Originally Posted by Val2006
...Should we buy a wire crate (large enough for litter and food, etc...)
to transport him the 200 miles, and then just leave it in the new family's garage.
He is so skittish, I can't help but wonder if he will ever adjust to anyone other than my sister. What do you think?
What is the best way to transport him 200 miles and help him adjust?
There's no way to say if he'll befriend anyone other than your sister. This will be traumatic for him, but it's a good solution to a difficult problem. It totally depends upon the people who adopt him, and how much time they put in to socializing him. It's one of those situations where after a year (or years) of living in the barn, he may decide it's OK to trust whoever's a regular to the barn. But the bottom line is that it's all about trust. There are things they can do to help him learn to trust them, but that's up to them, and it will happen on kitty's schedule, and that's all there is to it.
As to transporting him - he doesn't need to travel in the large crate that should be his home for the next few weeks, but he can.
He does, however, need a crate that's large enough for him to live in with water, food, a litterbox and a bed for a couple of weeks once he arrives. Whether that crate is used for transporting him or a smaller crate (though large enough for him to stand in and stretch around in), the crate be travels in should be mostly covered with a light blanket during the trip. The windows on the car/truck should be open - this will help reduce car sickness (most cats have more fear than car sickness, but either way...).
I'd also purchase some Feliway and spray the crate before he goes in there. You can also put a catnip toy in there with him. This may also help calm him for the long trip.
I'd count on him peeing, pooping or vomiting out of fear. I'd line the crate with several layers of those puppy protectors (large sheets that are basically a diaper that lays on the ground). If he pees, poops or vomits, pull over when you can safely (preferably at a gas station, rest stop or something). CLOSE THE WINDOWS. Then open the crate and take out the first layer of puppy liner leaving the clean ones behind.
200 miles is going to be 5 - 7 hours I guess. He does not need access to his litterbox or food during the trip. Do not leave water in there for him - it'll just slop around. But if you have to stop to clean the crate, offer him water in a bowl. And if there are no accidents, stop about half way and offer him a little water. He may not drink, and that's OK.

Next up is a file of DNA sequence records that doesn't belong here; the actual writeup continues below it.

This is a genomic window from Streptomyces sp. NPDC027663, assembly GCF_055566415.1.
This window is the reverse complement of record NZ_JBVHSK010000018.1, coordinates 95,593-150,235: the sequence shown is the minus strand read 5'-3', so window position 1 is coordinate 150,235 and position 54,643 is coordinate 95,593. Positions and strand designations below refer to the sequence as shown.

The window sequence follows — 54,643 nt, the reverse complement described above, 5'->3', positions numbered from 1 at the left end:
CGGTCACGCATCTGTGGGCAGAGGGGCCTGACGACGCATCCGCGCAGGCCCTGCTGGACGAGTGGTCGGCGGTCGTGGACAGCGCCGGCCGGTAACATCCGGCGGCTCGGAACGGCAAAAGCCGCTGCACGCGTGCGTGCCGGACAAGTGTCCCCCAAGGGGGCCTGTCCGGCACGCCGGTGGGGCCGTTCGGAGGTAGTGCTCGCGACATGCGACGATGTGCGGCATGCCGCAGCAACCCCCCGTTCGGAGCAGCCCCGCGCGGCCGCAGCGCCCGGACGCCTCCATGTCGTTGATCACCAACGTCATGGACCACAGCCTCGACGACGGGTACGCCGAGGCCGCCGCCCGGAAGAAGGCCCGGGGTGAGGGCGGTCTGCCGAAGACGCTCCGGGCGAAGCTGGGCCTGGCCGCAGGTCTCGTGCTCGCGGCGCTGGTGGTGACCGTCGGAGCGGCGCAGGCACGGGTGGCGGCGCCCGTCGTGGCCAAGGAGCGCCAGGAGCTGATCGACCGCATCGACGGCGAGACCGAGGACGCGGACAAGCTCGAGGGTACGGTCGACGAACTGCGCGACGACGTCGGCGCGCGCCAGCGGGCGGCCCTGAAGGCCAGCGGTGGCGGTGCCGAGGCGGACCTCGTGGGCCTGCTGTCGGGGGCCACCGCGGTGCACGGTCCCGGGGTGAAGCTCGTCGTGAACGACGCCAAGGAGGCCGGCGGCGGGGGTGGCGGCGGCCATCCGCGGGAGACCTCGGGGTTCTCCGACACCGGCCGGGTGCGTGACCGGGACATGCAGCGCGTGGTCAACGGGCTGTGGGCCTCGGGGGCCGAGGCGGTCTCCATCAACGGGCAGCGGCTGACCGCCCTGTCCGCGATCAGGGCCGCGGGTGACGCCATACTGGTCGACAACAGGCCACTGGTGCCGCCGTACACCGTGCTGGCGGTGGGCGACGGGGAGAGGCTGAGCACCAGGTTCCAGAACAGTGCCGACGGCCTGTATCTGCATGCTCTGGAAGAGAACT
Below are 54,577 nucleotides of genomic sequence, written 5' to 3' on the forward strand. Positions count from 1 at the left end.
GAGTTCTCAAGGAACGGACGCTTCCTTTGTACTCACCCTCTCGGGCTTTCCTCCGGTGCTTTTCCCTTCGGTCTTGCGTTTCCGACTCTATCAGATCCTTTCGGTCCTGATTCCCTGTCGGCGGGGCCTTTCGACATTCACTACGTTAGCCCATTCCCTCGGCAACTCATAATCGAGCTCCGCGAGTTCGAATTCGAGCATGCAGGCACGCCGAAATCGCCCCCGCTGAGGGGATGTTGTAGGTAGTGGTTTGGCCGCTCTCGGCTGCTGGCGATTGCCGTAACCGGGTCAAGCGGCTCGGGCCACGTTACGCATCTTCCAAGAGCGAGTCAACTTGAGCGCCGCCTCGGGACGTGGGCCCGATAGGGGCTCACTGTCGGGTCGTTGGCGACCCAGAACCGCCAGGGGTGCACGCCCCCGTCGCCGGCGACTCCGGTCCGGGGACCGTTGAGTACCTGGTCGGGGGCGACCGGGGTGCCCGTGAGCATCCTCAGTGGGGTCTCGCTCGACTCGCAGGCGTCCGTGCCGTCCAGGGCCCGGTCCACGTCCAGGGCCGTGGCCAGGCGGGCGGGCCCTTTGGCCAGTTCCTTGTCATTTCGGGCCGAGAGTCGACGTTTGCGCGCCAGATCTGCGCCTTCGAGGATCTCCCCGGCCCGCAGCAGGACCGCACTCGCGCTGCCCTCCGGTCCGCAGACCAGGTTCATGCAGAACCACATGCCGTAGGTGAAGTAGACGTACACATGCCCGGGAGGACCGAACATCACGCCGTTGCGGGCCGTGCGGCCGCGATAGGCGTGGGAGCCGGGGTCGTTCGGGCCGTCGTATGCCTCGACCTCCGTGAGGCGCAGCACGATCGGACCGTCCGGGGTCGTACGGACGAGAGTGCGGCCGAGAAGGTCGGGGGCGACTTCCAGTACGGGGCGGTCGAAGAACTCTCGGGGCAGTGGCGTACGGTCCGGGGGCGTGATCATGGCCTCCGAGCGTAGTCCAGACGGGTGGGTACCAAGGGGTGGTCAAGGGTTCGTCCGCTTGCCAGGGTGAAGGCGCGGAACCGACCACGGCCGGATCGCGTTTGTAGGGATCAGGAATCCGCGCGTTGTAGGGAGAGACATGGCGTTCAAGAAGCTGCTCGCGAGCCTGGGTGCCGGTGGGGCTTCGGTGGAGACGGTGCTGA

Just make sure that whenever you open the crate door that all the car doors are closed and the windows are shut all the way. I cannot emphasize this enough.
When you arrive, the liners should all be removed. If he was transported in the crate he's going to live in for a few weeks, the floor of his crate should be cleaned (unless he didn't mess it).
If he is going to live in the barn, the crate should be placed in the barn. He should have his dry food in the crate on which he can free feed, but he should be fed at least one meal of wet food every day at the same time. He should be kept in the crate for at least two weeks - three wouldn't hurt. After this, he may run when the crate is left open for him to leave - but the bowl of wet food should continue to be left out for him at the same time every day
near the crate. It is the use of wet food that will let him know this is home, and after several weeks, he'll know to come back for it. His dry food should be left in or near the crate. Whether or not he should be kept in the crate for 2 weeks or 3 weeks is something they'll have to judge based on his behavior when they feed/interact with him. And if he's seriously scared, when they open the crate door permanently, they should just leave his wet food meal out for him at the same time each day, not stay to see if he comes, but come back later to pick up the bowl.
But if he's going to live in the barn, it's best not to put him in the garage.
This is the method used for relocating ferals. And basically, though this guy has come to trust your sister, he's a feral.
...and... his feral friend is going with him? If they're both to be barn cats together, two crates ought to be purchased, and the same thing done with the other kitty, even though this feral is friendly. Unless you want to purchase a crate large enough for the two cats to share (I don't know how good of friends they are with each other). The problem is in the transporting - it's going to be easier if they don't share a crate.
No matter what happens, this is going to be traumatic for them/him, no way around it. The most important thing is to get them there safely, and to make sure they understand they're "home" before they are released - and time, really, is the only thing that will do this.
And - thank you for finding this kitty a new home!!!!!!